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Assessing manual, cognitive and visual factors of your collision

There's no guarantee you will safely reach your destination whenever you travel Texas roadways by motor vehicle. In fact, some people claim airplane travel may be safer than driving a car. As a cautious driver, you pay close attention to your surroundings and the actions of nearby motorists, especially in highly congested areas, such as intersections or busy interstates. On more than one occasion, however, you've probably encountered a distracted driver. Do you know that most types of driving distractions fall under three main categories?

This information may help keep you and your loved ones safer the next time you travel as pedestrians or by car. It may also help you gather evidence if a distracted driver causes a collision that results in your injury.

The visual, manual and cognitive dangers of driving

Keep your hands on the wheel. Keep your eyes on the road. These are basic instructions often given to new drivers. Whether you just obtained your first driver's license or have been driving for several decades, such recommendations remain valid and can help you avoid collision. The following list shows three main types of driving distraction that are often factors in accidents resulting in injuries:

  • Cognitive impairment: A driver who is interacting with other vehicle occupants may not be completely focused on the more important task at hand -- driving. Any time your mind is engaged in conversation or even deep thought, it poses a significant risk for collision if you happen to be the one behind the wheel at the time. Not every driving distraction is immediately apparent. Drivers who are lost in their own thoughts are dangerous to others.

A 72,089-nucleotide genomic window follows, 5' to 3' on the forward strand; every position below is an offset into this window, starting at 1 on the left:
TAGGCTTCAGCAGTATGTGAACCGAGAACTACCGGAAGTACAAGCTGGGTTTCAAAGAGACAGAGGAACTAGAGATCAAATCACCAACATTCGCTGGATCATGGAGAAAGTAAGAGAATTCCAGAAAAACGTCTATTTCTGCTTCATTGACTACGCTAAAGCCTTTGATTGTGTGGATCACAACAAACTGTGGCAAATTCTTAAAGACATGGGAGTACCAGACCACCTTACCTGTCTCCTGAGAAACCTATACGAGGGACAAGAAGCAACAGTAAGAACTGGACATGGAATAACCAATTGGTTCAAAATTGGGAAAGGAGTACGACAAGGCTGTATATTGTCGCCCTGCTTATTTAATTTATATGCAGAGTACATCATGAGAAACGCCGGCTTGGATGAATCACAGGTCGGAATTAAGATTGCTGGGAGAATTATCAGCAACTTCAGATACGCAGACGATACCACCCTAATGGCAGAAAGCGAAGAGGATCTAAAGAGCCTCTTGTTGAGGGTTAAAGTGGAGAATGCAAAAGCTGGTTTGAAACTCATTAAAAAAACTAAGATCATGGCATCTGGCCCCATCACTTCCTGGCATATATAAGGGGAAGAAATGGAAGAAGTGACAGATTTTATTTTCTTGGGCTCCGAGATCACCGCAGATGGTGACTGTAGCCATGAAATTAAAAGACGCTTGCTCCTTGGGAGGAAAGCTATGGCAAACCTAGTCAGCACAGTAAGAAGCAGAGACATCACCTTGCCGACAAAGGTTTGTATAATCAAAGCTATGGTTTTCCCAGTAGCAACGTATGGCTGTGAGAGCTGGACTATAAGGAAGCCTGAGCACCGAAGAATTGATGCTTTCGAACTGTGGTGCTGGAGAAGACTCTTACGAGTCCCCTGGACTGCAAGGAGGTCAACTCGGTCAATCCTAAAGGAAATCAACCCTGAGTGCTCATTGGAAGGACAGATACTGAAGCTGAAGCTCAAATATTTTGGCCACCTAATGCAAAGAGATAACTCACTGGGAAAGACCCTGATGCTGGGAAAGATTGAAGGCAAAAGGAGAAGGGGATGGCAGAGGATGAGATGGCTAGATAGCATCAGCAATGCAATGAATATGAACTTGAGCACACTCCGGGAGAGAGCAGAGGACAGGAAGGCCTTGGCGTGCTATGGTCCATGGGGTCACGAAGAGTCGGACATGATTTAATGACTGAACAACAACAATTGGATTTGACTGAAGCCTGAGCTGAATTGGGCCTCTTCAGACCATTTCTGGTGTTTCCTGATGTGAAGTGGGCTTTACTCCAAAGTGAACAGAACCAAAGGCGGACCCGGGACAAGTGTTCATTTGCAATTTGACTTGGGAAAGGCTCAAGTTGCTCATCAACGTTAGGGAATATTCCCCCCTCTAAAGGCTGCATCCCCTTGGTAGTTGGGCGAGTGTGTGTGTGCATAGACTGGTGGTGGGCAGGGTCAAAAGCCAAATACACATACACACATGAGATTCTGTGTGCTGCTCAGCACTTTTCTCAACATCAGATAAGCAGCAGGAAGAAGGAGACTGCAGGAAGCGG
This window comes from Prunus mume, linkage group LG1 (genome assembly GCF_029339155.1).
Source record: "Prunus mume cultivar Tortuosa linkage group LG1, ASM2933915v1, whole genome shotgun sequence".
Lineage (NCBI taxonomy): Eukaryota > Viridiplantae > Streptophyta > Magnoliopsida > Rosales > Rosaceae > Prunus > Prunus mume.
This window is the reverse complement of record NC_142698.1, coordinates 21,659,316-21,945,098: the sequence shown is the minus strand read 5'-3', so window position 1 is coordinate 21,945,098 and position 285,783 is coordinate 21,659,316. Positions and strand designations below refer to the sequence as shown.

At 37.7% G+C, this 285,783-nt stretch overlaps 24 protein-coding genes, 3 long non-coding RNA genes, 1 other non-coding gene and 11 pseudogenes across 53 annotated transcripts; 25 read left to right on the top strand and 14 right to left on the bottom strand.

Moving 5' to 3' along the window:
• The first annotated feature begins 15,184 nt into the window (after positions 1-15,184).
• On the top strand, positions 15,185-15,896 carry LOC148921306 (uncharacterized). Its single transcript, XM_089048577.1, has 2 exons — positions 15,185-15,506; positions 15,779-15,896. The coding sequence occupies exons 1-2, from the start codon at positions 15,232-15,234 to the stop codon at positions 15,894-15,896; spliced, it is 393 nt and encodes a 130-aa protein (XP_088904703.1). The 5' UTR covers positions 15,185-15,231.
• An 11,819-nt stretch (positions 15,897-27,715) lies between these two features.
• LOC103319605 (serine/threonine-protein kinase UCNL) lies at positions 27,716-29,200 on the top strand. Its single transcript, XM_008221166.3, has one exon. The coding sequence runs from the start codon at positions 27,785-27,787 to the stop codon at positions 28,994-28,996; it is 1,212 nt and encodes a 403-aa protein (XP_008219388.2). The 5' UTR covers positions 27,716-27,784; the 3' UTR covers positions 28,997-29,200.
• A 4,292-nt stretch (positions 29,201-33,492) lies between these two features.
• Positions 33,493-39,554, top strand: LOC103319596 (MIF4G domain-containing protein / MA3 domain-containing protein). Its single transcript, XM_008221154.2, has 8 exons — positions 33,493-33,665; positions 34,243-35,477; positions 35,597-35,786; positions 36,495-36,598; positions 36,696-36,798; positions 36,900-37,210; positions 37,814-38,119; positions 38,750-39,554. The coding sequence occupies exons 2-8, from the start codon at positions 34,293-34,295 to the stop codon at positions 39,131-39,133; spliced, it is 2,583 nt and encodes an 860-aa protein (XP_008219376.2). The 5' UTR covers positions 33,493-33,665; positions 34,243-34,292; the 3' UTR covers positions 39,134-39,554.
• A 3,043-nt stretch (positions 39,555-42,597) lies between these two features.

• Manual impairment: Many states have outlawed texting while driving and some even have laws prohibiting holding hand-held electronic devices while driving. Cell phone use or other hand-held gadgets aren't the only manual risks for drivers, however. Adjusting radio knobs, rummaging through pocketbooks or vehicle consoles, and many other manual activities often cause driver distractions that leads to collisions.
  • Visual impairment: Not all potentially distracting electronic devices are hand-held. If you have reason to believe the driver who hit you was looking at a GPS device or other piece of mobile equipment instead of at the road, you may have grounds for filing a personal injury claim to seek recovery for your losses following a collision.

Other visual impairments include glancing at billboards or gawking at off-road scenes, such as police traffic stops in action or aftermaths of auto accidents. The more aware you are of the potential motorist risks involved with visual, cognitive or manual distraction, the better.

Many recovering victims in past Texas vehicle collisions have sought justice against distracted drivers by proving that the distractions were responsible for their injuries. An experienced personal injury attorney can help construct a case against a party deemed negligent in a collision.

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